By Christopher Springate
Objective of the project: protection and management of mangrove forests in the province of Chiriquí, in Panama, through greater participation of the local population and awareness of the ecological value of mangroves.
Project size: 13,800 hectares of mangrove forests - roughly the equivalent of 14,000 soccer fields.
Project partners: Wetlands International, United Nations Development Program (UNDP), Conservation International, Ministry of the Environment of Panama (MiAmbiente).
Biodiversity: The mangroves of Panama provide a protected area for many species of plants and animals, including 128 birds, many types of fish, crustaceans and amphibians, as well as 10 varieties of bats.
Budget: 2,468,320 euros through the International Climate Protection Initiative (IKI, in its initials in German).
The mangroves of Panama play a crucial role in the fight against global warming, as they absorb and store billions of tons of CO2. They also protect against coastal erosion and storm surges, and provide a safe haven for many species of plants and animals. But now, this vulnerable ecosystem is under threat.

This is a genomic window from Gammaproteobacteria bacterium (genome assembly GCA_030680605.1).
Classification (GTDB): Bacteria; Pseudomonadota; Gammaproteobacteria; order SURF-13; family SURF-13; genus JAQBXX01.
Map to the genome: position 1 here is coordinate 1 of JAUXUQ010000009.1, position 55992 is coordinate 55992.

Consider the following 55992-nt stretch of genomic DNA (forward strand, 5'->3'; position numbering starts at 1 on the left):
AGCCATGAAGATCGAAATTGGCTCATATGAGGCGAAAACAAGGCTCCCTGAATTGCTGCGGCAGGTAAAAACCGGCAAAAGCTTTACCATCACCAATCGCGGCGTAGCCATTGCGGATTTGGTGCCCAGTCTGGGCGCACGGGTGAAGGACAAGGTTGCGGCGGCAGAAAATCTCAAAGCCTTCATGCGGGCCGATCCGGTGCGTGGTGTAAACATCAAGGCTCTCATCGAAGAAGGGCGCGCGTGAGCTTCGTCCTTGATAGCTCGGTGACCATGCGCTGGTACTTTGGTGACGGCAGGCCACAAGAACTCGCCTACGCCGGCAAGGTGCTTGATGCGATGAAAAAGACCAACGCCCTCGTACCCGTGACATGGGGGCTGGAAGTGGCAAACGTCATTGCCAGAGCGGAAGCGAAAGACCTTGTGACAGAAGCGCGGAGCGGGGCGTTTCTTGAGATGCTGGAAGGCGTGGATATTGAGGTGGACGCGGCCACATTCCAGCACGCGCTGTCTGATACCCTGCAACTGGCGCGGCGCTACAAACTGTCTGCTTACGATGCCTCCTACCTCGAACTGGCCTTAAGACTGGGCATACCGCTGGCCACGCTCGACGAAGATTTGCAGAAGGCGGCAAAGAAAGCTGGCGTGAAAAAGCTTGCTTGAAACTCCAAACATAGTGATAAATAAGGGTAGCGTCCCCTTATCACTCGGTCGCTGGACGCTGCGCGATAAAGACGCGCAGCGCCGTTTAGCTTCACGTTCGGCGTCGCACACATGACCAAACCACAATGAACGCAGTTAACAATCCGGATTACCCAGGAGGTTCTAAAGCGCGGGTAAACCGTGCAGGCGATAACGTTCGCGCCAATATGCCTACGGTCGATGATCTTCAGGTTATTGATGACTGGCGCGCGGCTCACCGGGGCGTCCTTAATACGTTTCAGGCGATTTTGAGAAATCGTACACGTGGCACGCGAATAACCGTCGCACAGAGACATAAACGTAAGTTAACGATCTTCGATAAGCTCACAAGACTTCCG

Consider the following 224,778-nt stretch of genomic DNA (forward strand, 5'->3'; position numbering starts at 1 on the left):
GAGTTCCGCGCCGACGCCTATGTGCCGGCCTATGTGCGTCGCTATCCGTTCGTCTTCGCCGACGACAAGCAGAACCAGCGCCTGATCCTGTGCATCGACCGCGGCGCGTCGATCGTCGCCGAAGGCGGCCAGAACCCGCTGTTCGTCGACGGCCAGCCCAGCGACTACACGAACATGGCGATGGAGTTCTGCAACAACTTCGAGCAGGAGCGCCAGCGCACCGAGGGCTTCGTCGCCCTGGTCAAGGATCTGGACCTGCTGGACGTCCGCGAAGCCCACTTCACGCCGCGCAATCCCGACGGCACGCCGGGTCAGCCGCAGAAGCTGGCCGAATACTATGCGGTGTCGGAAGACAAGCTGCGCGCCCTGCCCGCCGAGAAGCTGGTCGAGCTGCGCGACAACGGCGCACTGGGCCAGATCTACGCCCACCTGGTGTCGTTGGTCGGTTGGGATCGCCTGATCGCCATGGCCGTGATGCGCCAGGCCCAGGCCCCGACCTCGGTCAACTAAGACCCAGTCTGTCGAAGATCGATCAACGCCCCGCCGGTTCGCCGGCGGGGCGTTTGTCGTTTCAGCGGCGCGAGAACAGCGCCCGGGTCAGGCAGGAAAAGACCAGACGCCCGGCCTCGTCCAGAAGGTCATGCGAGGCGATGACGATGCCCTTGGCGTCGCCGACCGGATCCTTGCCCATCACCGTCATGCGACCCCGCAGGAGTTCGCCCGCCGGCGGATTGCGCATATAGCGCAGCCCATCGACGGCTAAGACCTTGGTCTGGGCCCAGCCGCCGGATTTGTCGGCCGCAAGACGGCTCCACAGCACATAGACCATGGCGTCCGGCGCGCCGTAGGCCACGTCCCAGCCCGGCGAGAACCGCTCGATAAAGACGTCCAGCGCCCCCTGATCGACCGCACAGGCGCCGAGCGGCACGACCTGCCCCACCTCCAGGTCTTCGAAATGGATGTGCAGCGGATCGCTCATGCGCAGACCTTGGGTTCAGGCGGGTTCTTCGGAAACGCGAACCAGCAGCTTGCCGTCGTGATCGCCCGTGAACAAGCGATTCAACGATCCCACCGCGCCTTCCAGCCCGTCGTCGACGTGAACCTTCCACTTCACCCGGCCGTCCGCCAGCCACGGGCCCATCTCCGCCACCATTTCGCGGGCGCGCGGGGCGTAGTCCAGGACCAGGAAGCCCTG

Since the 1970s, Panama has lost more than half of its mangrove forests. Thousands of hectares have disappeared to make way for housing blocks and grazing land. And the so-called "cascareros" - people who specialize in debarking red mangroves for the tanning industry - have also destroyed millions of trees. But, with international help, Panama is changing this trend. The Panamanian Ministry of the Environment is designing new ones. conservation rules and working closely with local people to preserve mangroves, including "Los Defensores del Manglar", a group of students who are committed to conserving this important ecosystem.